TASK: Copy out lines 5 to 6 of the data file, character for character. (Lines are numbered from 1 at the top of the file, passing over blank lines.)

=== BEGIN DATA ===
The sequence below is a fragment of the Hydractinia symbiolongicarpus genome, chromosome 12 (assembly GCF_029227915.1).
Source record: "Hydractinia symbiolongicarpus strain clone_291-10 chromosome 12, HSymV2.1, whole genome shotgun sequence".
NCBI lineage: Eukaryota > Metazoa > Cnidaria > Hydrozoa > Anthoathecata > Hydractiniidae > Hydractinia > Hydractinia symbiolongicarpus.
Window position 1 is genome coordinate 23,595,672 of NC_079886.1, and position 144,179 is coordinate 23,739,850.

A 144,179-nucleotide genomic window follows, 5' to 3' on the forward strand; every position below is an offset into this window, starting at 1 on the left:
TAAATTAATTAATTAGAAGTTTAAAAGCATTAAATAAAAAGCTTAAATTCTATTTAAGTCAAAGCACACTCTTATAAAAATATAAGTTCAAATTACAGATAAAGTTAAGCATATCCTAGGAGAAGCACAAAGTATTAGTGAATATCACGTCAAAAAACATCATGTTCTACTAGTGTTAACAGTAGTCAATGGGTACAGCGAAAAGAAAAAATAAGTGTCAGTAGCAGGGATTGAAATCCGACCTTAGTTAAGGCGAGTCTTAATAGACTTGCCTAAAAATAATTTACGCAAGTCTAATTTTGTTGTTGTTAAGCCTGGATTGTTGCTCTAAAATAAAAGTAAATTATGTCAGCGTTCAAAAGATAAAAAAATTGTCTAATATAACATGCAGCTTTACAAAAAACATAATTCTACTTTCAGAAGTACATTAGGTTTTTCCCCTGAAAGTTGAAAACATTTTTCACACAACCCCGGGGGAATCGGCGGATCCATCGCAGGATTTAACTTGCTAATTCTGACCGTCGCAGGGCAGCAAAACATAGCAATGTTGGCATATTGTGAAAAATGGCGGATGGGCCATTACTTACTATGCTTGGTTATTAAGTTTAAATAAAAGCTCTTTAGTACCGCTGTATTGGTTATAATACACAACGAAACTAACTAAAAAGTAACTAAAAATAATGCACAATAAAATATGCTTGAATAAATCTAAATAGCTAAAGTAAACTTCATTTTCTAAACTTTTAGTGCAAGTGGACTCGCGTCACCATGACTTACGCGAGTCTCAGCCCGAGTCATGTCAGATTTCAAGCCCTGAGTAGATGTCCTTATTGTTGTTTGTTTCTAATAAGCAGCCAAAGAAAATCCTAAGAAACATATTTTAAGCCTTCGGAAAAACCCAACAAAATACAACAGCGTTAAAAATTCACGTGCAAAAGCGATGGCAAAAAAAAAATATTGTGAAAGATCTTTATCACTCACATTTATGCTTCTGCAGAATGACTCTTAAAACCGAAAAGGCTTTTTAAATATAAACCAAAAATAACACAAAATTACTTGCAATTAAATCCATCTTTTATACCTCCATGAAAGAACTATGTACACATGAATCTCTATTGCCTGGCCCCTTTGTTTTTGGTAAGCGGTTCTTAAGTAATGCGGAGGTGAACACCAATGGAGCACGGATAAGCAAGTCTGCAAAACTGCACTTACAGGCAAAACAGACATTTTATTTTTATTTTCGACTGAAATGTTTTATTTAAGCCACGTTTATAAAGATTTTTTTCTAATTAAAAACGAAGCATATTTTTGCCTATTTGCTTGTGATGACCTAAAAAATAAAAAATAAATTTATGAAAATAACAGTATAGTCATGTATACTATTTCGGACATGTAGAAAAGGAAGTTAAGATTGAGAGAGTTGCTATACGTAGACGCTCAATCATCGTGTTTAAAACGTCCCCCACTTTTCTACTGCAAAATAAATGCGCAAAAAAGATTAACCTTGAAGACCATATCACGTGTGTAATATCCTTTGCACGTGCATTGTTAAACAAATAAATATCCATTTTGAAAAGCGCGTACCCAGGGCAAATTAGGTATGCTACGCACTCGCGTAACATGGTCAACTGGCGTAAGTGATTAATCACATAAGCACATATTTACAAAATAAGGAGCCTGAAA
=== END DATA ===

A 144,179-nucleotide genomic window follows, 5' to 3' on the forward strand; every position below is an offset into this window, starting at 1 on the left:
TAAATTAATTAATTAGAAGTTTAAAAGCATTAAATAAAAAGCTTAAATTCTATTTAAGTCAAAGCACACTCTTATAAAAATATAAGTTCAAATTACAGATAAAGTTAAGCATATCCTAGGAGAAGCACAAAGTATTAGTGAATATCACGTCAAAAAACATCATGTTCTACTAGTGTTAACAGTAGTCAATGGGTACAGCGAAAAGAAAAAATAAGTGTCAGTAGCAGGGATTGAAATCCGACCTTAGTTAAGGCGAGTCTTAATAGACTTGCCTAAAAATAATTTACGCAAGTCTAATTTTGTTGTTGTTAAGCCTGGATTGTTGCTCTAAAATAAAAGTAAATTATGTCAGCGTTCAAAAGATAAAAAAATTGTCTAATATAACATGCAGCTTTACAAAAAACATAATTCTACTTTCAGAAGTACATTAGGTTTTTCCCCTGAAAGTTGAAAACATTTTTCACACAACCCCGGGGGAATCGGCGGATCCATCGCAGGATTTAACTTGCTAATTCTGACCGTCGCAGGGCAGCAAAACATAGCAATGTTGGCATATTGTGAAAAATGGCGGATGGGCCATTACTTACTATGCTTGGTTATTAAGTTTAAATAAAAGCTCTTTAGTACCGCTGTATTGGTTATAATACACAACGAAACTAACTAAAAAGTAACTAAAAATAATGCACAATAAAATATGCTTGAATAAATCTAAATAGCTAAAGTAAACTTCATTTTCTAAACTTTTAGTGCAAGTGGACTCGCGTCACCATGACTTACGCGAGTCTCAGCCCGAGTCATGTCAGATTTCAAGCCCTGAGTAGATGTCCTTATTGTTGTTTGTTTCTAATAAGCAGCCAAAGAAAATCCTAAGAAACATATTTTAAGCCTTCGGAAAAACCCAACAAAATACAACAGCGTTAAAAATTCACGTGCAAAAGCGATGGCAAAAAAAAAATATTGTGAAAGATCTTTATCACTCACATTTATGCTTCTGCAGAATGACTCTTAAAACCGAAAAGGCTTTTTAAATATAAACCAAAAATAACACAAAATTACTTGCAATTAAATCCATCTTTTATACCTCCATGAAAGAACTATGTACACATGAATCTCTATTGCCTGGCCCCTTTGTTTTTGGTAAGCGGTTCTTAAGTAATGCGGAGGTGAACACCAATGGAGCACGGATAAGCAAGTCTGCAAAACTGCACTTACAGGCAAAACAGACATTTTATTTTTATTTTCGACTGAAATGTTTTATTTAAGCCACGTTTATAAAGATTTTTTTCTAATTAAAAACGAAGCATATTTTTGCCTATTTGCTTGTGATGACCTAAAAAATAAAAAATAAATTTATGAAAATAACAGTATAGTCATGTATACTATTTCGGACATGTAGAAAAGGAAGTTAAGATTGAGAGAGTTGCTATACGTAGACGCTCAATCATCGTGTTTAAAACGTCCCCCACTTTTCTACTGCAAAATAAATGCGCAAAAAAGATTAACCTTGAAGACCATATCACGTGTGTAATATCCTTTGCACGTGCATTGTTAAACAAATAAATATCCATTTTGAAAAGCGCGTACCCAGGGCAAATTAGGTATGCTACGCACTCGCGTAACATGGTCAACTGGCGTAAGTGATTAATCACATAAGCACATATTTACAAAATAAGGAGCCTGAAA